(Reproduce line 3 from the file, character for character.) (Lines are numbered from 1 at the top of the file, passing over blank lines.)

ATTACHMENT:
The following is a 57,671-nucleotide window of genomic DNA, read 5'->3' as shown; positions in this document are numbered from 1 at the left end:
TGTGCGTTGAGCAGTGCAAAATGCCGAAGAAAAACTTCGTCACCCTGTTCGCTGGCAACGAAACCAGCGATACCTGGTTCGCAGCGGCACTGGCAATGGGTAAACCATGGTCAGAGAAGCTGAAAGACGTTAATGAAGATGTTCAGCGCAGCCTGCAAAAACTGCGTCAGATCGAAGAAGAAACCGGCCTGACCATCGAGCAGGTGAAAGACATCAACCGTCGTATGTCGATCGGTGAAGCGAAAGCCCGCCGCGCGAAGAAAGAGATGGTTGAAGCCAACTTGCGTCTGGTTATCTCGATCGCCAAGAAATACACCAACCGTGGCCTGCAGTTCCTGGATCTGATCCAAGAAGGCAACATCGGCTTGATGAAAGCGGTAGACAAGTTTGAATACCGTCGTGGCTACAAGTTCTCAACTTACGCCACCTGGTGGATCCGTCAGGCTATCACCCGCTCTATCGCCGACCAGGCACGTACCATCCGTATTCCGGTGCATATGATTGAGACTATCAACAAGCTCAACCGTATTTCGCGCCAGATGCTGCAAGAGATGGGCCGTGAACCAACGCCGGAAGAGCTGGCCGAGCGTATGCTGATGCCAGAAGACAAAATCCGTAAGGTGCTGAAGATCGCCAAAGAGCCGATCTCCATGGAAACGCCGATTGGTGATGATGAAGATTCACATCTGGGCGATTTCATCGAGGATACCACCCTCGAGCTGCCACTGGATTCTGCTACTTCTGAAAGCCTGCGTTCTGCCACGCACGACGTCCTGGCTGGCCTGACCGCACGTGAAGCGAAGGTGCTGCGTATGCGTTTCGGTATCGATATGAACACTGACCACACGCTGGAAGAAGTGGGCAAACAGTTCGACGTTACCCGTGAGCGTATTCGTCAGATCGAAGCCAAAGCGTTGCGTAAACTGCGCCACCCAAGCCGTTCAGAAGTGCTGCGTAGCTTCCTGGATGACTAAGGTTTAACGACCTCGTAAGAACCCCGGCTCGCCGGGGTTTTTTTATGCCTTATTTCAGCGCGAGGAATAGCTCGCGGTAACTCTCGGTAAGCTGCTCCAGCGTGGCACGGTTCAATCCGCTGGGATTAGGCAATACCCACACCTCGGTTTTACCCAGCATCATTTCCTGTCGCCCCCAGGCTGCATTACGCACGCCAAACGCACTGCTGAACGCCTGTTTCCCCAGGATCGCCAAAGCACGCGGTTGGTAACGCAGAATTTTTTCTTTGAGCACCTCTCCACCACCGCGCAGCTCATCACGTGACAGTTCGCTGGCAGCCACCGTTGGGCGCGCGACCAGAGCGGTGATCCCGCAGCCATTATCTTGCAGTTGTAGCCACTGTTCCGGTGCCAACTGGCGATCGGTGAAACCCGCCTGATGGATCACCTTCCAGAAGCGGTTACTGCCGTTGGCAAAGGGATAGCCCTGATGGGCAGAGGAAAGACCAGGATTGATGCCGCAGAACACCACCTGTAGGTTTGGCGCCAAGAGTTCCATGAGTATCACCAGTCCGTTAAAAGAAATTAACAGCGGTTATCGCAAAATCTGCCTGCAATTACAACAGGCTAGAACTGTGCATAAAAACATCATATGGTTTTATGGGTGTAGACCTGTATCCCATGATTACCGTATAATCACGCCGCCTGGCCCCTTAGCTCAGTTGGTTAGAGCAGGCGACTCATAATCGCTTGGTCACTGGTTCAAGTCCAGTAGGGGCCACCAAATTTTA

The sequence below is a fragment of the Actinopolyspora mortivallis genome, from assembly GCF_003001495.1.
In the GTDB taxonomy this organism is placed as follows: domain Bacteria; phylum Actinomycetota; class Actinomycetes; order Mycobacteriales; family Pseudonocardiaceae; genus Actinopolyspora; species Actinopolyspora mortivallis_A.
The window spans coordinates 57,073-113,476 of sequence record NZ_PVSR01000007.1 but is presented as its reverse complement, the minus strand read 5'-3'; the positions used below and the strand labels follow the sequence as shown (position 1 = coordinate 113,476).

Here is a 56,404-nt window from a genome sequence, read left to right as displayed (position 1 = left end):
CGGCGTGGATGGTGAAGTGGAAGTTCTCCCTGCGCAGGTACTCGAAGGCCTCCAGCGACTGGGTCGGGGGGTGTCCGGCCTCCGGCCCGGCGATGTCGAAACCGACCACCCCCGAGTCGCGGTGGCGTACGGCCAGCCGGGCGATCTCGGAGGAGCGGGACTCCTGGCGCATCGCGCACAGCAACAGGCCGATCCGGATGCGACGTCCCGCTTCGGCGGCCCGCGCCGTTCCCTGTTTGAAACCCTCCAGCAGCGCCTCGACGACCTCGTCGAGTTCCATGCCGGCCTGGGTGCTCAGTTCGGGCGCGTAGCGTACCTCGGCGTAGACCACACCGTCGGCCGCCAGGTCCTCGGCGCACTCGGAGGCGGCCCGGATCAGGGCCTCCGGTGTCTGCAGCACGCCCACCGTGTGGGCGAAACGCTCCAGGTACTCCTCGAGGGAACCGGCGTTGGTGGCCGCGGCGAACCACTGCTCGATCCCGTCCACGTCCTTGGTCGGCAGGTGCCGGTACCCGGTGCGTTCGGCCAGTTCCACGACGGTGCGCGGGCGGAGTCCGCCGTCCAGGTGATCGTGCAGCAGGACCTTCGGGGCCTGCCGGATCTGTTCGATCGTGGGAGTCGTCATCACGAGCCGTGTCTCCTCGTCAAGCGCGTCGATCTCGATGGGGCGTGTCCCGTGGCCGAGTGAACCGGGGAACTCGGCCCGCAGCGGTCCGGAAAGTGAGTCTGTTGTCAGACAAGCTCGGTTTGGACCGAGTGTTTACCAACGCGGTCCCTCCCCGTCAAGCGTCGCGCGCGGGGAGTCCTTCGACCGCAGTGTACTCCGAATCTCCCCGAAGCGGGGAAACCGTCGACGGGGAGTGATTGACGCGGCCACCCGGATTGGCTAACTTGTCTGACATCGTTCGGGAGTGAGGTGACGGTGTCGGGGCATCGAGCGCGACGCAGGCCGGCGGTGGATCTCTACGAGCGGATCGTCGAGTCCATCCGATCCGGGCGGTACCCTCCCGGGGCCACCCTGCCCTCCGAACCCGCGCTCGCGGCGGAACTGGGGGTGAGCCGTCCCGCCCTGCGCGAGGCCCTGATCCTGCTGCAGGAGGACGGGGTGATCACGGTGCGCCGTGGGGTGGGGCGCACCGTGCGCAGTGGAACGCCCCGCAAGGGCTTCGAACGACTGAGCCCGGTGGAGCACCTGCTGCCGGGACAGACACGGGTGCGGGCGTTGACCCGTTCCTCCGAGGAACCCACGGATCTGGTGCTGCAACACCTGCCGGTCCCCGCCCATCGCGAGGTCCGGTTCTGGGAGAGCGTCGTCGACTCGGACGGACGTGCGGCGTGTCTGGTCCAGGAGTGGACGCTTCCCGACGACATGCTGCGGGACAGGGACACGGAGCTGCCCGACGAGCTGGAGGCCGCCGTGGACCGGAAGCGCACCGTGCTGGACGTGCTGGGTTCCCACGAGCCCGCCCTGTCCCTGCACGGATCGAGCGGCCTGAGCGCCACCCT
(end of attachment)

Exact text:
The sequence below is a fragment of the Actinopolyspora mortivallis genome, from assembly GCF_003001495.1.